A variety of other OpenStack companies, such as Piston Cloud Computing, CloudScaling and even Canonical and Red Hat are packaging OpenStack code as a private cloud management platform that could represent competition for VMware's vSphere product line.
Chen says VMware wants to be able to support customers who are using non-VMware products, as evidenced by the company's purchase of DynamicOps, which allows users to manage heterogeneous workloads. The company integrated that technology into its offering in recent weeks.
But Chen doesn't expect VMware to be pushing customers to use OpenStack, VMware is more just supporting customers who've decided to use the open source code.
More complete support for ESX has been a desire for OpenStack customers, says Joshua McKentry of Piston Cloud. Now that VMware has extended initial support of vSphere in OpenStack, he expects there to be further integrations with the code. Herrod points out that the integration so far is around OpenStack supporting the ESX hypervisor, but not allowing vSphere to run OpenStack clouds.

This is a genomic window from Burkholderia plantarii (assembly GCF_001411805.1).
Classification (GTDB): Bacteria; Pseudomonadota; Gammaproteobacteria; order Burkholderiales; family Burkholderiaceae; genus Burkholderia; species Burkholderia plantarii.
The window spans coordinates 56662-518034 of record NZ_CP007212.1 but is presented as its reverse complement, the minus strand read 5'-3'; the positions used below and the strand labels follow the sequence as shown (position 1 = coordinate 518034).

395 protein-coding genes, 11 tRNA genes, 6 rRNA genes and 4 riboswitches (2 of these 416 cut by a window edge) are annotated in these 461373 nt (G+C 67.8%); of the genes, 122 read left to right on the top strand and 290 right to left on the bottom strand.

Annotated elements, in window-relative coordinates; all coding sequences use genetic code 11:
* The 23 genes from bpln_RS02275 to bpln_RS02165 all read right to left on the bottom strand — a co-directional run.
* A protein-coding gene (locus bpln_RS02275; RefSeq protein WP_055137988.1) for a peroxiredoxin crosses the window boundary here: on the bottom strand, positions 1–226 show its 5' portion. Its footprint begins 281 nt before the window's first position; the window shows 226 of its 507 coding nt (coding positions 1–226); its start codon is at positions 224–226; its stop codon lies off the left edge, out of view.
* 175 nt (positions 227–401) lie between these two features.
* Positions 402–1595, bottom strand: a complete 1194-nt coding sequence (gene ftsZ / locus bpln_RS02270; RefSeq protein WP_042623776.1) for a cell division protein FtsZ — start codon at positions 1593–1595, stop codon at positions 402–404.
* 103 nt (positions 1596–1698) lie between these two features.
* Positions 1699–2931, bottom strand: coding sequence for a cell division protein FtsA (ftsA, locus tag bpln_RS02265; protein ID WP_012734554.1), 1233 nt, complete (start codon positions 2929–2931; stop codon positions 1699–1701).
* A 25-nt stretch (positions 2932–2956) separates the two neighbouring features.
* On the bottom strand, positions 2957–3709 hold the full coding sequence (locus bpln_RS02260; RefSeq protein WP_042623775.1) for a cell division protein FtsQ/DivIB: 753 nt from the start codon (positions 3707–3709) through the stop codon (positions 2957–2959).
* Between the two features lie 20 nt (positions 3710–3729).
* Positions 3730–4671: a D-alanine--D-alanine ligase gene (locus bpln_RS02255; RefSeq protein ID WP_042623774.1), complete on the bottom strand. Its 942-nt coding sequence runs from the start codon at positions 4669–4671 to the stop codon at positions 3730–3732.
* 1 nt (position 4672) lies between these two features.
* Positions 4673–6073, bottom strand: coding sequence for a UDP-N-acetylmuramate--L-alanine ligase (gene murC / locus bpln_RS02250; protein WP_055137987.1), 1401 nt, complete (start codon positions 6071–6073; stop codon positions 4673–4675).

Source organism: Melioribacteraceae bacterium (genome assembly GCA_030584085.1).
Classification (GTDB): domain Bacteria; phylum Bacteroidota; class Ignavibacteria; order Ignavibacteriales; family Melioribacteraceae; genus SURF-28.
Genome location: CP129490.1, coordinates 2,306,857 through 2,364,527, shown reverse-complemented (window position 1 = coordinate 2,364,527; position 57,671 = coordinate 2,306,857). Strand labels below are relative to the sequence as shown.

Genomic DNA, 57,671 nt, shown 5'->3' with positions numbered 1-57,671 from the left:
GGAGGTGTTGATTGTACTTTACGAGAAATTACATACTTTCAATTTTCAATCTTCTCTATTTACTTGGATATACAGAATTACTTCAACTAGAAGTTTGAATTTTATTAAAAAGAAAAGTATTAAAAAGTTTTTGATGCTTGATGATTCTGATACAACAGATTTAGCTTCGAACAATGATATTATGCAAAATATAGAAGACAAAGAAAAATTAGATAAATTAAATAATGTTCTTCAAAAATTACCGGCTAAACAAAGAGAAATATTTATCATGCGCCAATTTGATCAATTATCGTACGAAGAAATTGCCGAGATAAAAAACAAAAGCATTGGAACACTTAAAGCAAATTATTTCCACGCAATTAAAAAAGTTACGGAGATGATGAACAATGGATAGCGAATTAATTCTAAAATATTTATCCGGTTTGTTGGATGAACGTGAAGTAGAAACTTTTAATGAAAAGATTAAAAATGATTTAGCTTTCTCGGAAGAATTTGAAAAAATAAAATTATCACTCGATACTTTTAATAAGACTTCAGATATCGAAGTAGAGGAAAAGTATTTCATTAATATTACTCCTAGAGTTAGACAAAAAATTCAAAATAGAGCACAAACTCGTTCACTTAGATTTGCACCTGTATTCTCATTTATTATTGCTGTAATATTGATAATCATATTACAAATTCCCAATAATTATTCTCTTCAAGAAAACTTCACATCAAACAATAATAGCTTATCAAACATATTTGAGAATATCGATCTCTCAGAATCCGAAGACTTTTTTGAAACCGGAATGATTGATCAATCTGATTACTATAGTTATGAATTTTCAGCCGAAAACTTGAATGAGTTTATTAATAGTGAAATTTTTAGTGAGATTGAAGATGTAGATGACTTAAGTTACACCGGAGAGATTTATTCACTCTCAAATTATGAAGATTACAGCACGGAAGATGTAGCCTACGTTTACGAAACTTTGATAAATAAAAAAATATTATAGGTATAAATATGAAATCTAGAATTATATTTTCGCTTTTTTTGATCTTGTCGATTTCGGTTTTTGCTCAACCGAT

VMware is in a way "sheathing the sword," after earlier comments from the company in which its cloud director Mathew Lodge equated OpenStack and other open source platforms as the "ugly sisters."
In addition to announcing the ESX support, Herrod also ran through VMware's other involvements in OpenStack, including Nicira's work in the virtual networking Quantum project, and the effort of integrating its Cloud Foundry platform as a service into OpenStack, which it has partnered with Piston Cloud on. VMware's RabbitMQ, an open source middleware-type application deployment project, is also used heavily within the OpenStack community, Herrod notes.